• Use lube: According to Dr. Hill, a water-soluble commercial lubricant such as vitamin E oil or almond oil applied directly on your (or your partner’s) fingers can make the massage more comfortable and hydrate the perineum.
  • Try it in the bath: Your position in the tub may make the massage easier, and the warm water can help your skin stretch.

Your Week 34 Checklist

Advice for Partners

It’s worth making sure you’re there when your pregnant partner talks to their healthcare provider about perineal massage this week, since pregnant people often turn to their partners to help with this daily practice.

While the above can give you a sense of what’s involved, you’ll undoubtedly find it helpful to have full instructions explained to you during the visit if you’re inclined to help with this—and your partner asks you to.

At Your Doctor’s Office

Carrying twins or multiples? This could very well be your last prenatal visit. The average twin pregnancy delivers at about 35 weeks.

For everyone else, this 34-week check-up will consist of the standard tests and measures:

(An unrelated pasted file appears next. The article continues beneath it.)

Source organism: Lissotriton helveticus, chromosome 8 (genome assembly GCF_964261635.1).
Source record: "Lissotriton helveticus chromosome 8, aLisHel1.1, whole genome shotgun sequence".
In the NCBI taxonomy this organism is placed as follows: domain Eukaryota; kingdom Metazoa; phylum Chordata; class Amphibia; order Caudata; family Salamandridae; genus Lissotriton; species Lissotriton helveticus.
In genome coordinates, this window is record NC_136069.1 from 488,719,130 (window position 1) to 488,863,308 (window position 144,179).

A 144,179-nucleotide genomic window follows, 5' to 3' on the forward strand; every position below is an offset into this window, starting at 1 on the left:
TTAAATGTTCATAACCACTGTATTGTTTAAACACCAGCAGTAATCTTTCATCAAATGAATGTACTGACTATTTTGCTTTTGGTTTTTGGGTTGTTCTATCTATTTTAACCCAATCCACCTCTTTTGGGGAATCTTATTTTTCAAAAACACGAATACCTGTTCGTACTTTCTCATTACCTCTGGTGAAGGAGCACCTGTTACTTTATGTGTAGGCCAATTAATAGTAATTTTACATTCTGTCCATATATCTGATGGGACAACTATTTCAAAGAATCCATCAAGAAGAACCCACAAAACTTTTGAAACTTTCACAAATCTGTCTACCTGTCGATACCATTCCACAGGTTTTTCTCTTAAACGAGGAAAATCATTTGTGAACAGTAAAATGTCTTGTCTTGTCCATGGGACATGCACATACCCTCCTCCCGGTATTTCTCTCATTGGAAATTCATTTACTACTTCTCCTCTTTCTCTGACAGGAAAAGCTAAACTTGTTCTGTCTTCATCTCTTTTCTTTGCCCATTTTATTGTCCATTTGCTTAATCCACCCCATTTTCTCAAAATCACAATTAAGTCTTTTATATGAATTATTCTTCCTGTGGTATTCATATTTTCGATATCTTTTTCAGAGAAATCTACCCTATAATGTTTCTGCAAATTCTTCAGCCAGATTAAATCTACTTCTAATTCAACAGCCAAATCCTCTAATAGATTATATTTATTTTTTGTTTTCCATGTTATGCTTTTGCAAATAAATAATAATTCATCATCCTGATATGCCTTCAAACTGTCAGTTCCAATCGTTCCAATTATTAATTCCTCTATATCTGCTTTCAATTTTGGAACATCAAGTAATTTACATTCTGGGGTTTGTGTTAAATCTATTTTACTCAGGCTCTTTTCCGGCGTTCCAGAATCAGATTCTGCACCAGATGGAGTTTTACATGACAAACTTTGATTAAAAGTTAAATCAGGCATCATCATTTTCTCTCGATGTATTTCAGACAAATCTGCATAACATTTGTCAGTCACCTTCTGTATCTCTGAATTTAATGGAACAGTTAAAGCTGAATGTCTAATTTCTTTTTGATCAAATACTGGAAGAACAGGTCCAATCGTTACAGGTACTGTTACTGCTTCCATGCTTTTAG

• Weight check
  • Blood pressure check
  • Urine test
  • Swelling check
  • Fundal height measurement
  • Listening to baby's heartbeat
  • Discussion of symptoms
  • Answering your questions

Weight Gain

The recommended weight gain for those with a "normal" weight at the start of pregnancy is 25 to 35 pounds. However, everyone is different, so follow your doctor's advice when it comes to your pregnancy weight gain.

In most cases, you can expect to gain roughly a pound a week at this point in your pregnancy. Based on this loose guideline, you may be up about 25 pounds since the start of your pregnancy.

Position of the Baby

Your provider may feel the outside of your belly to check the position of your baby. As you get closer to your due date, baby should turn to the head-down position.

Size of the Baby

Your provider monitors your baby's growth at each appointment by checking your fundal height (the measurement from your pubic bone to the top of your uterus) and feeling your uterus. Ultrasound measurements may also be used to estimate your baby's size and weight. Estimating the size and weight of your baby helps your doctor manage your pregnancy and plan your delivery.


You may be offered the whooping cough (pertussis) vaccine, also called Tdap, during this visit. The CDC recommends pregnant people receive this vaccine between 27 weeks and 36 weeks.

Question to Ask

During your next prenatal visit, it’s a good idea to ask your healthcare provider about their stand on when to cut baby's umbilical cord. Both the American College of Obstetricians and Gynecologists (ACOG) and the American Academy of Pediatrics (AAP) recommend waiting at least 30 to 60 seconds after birth before clamping the umbilical cord.